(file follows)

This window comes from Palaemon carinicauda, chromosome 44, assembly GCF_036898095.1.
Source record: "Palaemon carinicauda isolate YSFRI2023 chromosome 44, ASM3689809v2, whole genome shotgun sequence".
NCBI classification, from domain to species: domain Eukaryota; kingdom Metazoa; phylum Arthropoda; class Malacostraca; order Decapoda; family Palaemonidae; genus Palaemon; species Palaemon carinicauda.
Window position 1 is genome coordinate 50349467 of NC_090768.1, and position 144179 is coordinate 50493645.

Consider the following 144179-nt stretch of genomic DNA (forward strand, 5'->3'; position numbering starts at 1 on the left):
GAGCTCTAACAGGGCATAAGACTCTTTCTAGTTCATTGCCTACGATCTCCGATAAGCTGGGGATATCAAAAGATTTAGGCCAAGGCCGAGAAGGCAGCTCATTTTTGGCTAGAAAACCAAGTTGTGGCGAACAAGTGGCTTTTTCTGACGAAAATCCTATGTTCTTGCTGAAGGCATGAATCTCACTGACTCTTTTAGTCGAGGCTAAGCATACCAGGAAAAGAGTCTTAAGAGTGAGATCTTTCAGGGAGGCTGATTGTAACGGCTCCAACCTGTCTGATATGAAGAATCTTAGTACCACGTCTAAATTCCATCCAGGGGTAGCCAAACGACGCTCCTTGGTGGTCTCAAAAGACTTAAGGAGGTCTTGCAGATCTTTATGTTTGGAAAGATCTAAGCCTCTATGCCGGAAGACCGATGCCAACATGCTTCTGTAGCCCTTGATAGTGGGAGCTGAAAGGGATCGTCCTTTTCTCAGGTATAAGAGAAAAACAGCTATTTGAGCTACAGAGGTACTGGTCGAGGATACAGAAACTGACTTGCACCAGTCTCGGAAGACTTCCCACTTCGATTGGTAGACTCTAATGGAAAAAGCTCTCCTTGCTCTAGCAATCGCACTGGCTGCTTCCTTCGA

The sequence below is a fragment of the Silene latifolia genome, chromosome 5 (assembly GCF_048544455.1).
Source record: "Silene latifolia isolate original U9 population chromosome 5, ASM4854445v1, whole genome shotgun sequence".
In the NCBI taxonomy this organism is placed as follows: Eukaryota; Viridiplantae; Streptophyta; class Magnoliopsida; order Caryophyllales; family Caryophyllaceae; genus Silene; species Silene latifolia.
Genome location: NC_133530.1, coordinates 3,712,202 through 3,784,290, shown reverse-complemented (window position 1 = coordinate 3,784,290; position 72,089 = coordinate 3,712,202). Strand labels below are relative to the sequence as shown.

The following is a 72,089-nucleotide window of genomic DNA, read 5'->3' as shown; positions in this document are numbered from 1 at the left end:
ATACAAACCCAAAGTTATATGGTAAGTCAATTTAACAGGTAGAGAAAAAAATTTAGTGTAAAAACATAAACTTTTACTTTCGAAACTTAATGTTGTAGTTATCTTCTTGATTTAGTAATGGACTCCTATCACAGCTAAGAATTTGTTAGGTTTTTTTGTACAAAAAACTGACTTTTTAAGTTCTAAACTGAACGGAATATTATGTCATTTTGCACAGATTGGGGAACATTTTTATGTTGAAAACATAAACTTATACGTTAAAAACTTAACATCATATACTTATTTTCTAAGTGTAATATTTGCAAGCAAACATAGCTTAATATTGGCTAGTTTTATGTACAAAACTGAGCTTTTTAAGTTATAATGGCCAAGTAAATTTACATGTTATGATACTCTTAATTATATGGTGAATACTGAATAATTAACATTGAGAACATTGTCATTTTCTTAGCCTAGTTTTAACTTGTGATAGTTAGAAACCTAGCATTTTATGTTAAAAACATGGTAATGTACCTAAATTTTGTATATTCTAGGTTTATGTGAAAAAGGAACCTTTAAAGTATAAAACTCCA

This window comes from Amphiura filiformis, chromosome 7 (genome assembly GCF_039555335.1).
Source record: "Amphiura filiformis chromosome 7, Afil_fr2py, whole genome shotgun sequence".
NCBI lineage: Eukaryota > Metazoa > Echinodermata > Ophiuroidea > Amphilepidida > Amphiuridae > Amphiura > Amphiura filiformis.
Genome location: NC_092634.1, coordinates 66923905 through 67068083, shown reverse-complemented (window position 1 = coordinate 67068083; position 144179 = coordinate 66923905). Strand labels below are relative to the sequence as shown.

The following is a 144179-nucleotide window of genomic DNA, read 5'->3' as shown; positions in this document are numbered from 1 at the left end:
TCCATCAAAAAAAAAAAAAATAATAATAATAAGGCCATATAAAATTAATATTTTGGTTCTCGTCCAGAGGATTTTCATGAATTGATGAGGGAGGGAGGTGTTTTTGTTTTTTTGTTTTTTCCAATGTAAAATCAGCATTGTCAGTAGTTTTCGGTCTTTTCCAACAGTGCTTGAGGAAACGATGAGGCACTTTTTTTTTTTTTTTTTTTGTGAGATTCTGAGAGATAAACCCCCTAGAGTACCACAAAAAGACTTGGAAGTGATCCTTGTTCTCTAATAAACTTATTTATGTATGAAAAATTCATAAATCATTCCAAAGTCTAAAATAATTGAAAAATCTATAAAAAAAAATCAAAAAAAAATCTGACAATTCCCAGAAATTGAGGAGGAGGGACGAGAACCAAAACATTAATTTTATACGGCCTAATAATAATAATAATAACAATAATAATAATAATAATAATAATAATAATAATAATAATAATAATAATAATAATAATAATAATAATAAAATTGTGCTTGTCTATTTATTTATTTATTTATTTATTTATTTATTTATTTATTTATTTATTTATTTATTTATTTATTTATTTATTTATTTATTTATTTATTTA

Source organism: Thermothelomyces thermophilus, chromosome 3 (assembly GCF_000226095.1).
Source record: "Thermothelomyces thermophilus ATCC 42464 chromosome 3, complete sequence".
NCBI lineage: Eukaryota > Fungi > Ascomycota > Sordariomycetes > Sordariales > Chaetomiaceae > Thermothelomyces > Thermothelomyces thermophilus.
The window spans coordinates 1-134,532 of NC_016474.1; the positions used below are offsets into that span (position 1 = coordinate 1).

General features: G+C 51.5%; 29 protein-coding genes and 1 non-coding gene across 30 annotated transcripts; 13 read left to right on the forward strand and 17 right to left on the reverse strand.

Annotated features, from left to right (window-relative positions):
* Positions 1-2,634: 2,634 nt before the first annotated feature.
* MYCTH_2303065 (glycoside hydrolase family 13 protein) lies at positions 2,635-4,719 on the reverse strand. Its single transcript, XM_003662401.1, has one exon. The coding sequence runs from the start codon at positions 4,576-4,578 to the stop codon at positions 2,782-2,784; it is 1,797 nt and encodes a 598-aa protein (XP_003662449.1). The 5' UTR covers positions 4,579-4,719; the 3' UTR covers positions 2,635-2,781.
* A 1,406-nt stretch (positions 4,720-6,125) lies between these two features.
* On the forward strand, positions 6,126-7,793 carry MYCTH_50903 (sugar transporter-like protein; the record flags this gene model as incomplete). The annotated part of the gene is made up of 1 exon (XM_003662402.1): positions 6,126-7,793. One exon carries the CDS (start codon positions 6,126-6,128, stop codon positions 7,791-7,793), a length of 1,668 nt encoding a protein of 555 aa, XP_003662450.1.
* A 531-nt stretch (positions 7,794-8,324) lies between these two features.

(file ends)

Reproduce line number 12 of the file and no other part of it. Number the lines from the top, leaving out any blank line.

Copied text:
ATACAAACCCAAAGTTATATGGTAAGTCAATTTAACAGGTAGAGAAAAAAATTTAGTGTAAAAACATAAACTTTTACTTTCGAAACTTAATGTTGTAGTTATCTTCTTGATTTAGTAATGGACTCCTATCACAGCTAAGAATTTGTTAGGTTTTTTTGTACAAAAAACTGACTTTTTAAGTTCTAAACTGAACGGAATATTATGTCATTTTGCACAGATTGGGGAACATTTTTATGTTGAAAACATAAACTTATACGTTAAAAACTTAACATCATATACTTATTTTCTAAGTGTAATATTTGCAAGCAAACATAGCTTAATATTGGCTAGTTTTATGTACAAAACTGAGCTTTTTAAGTTATAATGGCCAAGTAAATTTACATGTTATGATACTCTTAATTATATGGTGAATACTGAATAATTAACATTGAGAACATTGTCATTTTCTTAGCCTAGTTTTAACTTGTGATAGTTAGAAACCTAGCATTTTATGTTAAAAACATGGTAATGTACCTAAATTTTGTATATTCTAGGTTTATGTGAAAAAGGAACCTTTAAAGTATAAAACTCCA